With smart meters polarising opinion, due to the aforementioned privacy concerns, the perspective of the end-user is important within the climate change discussion. The privacy factor could have a separate impact on the end-user perspective of the smart metering installation. However, investigating this consideration falls out of the remit of the survey data available using the CER dataset. Typically, applications relating to data mining algorithms (such as machine learning or deep learning) are used to invade the privacy of consumers in sophisticated manners [36
]. However, the questions available in the survey data do not cater for the end-users’ knowledge of advanced techniques such as time pattern analysis, consumer profiling or appliance/occupancy detection. Therefore, in the experimentation, the authors aimed to further the conversation into the end-users’ perspective when considering whether to adopt a smart meter, and how certain attributes may affect their decision towards (1) reducing the energy bill, (2) helping the environment, (3) changing their home behaviour and (4) saving energy.
In the related work discussed in Section 2
, Fredericks et al. focus in one level of education in their investigation; but as demonstrated in the experimentation results in this paper, education has a varied impact depending on the question. For example, in H1
social class (p
= 0.268) and age group (p
= 0.0016) are statistically significant contributors to the positive opinion towards the smart meter installation when considering a reduction in energy billing, whereas education has a lesser impact. Similarly, in H4
there is a cross-spectrum interest in reducing energy, whereas no core attributes, such as education, play a role in this interest.
Concerning the end-user perspective on adopting the smart metering technology to change the environment, H2 shows that there is a statistical significance, which supports the background investigation (for example, 0.8% variance in respondents regarding the reduction carbon emissions). As previously discussed, Fahin et al. outline that by understanding the household occupants’ characteristics, it would be possible to implement targeted change through suitable energy saving campaigns. Yet, as demonstrated in H2, it is a challenge to link homeowner characteristics to their opinions on changing the environment. Since none of the predictor variables had a significant impact on the outcome variable, future works might include further predictor variables (such as dwelling type). This makes targeted advertising a challenge without load profiling, using real-time analytics such as clustering or supervised learning. However, in H3, when the focus is not purely on reducing carbon emissions, the results demonstrate that age (p = 0.0242) and employment status (p = 0.0086) have a statistically significant effect on the attitude towards changing home behaviour.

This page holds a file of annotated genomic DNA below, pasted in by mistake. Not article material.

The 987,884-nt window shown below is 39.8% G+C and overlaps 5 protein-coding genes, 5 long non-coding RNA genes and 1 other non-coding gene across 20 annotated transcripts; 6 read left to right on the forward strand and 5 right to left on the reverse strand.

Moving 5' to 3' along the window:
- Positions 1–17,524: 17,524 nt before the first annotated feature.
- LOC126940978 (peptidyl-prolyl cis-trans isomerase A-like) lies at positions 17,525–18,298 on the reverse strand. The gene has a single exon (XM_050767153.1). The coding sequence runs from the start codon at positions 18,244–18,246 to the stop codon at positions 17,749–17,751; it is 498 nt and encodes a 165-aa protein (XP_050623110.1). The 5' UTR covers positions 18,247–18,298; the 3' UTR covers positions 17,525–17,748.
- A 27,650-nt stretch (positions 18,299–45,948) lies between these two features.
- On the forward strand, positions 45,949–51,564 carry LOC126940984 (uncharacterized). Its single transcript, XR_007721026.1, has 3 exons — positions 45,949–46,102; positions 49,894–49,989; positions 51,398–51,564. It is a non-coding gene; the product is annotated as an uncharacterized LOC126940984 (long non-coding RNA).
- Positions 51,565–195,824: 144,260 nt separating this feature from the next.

The main limitations of this work are linked to the dataset. While the information within is comprehensive and the survey is granular, some opinions on energy conservation might have changed since the trial took place, during 2011–2012. However, worldwide, the technology is still very much in its infancy, and many are unfamiliar with it and with what can be achieved by means of its installation. For that reason, the opinions reflected in this survey may be apparent for other nations currently in a stage of deployment similar to that of the CER trial in 2012.
As part of the industry/city 4.0 evolution, smart city technologies have the potential to both raise awareness concerning local environmental challenges and promote the use of future renewable energy technologies. In this paper, four hypotheses were investigated related to the end-users’ perspective on the installation of smart meters to reduce billing, change the environment, save energy and change home behaviour. The results demonstrated that there is a statistical significance between user characteristics and their opinions on the benefits offered by smart metering technologies. Specifically, (1) (H1) the authors are able to infer that the characteristics of age, social class and education have a statistically significant impact on the consideration of using smart meters for reducing the energy bill; (2) (H2) The results from H2 demonstrate that it is not possible to disprove the null hypothesis (H02), and therefore it is not apparent that age, social class, employment status and education can be statistically attributed to adopting smart meters due to concerns about the environment; (3) (H3) The third experiment demonstrated that users within a particular age group or employment status are statistically interested in changing their home behaviour by using a smart meter. However, employment and social class have no statistical significance on the users’ interest in changing behaviour; and (4) (H4) It is very clear that there is no end-user characteristic in the experimentation that can be attributed to how individuals feel about using smart meters to save energy.
In our future work, we will incorporate data from the post-survey to compare with the opinions held before the smart meter trial took place. Morever, adding additional variables to the multiple regression models related to the dwelling type (e.g., #Question450—dwelling type, #Question452—rent vs own, #Question460—number bedrooms), could offer further insights into linking the end-users’ perspective on the smart metering infrastructure to their attributes.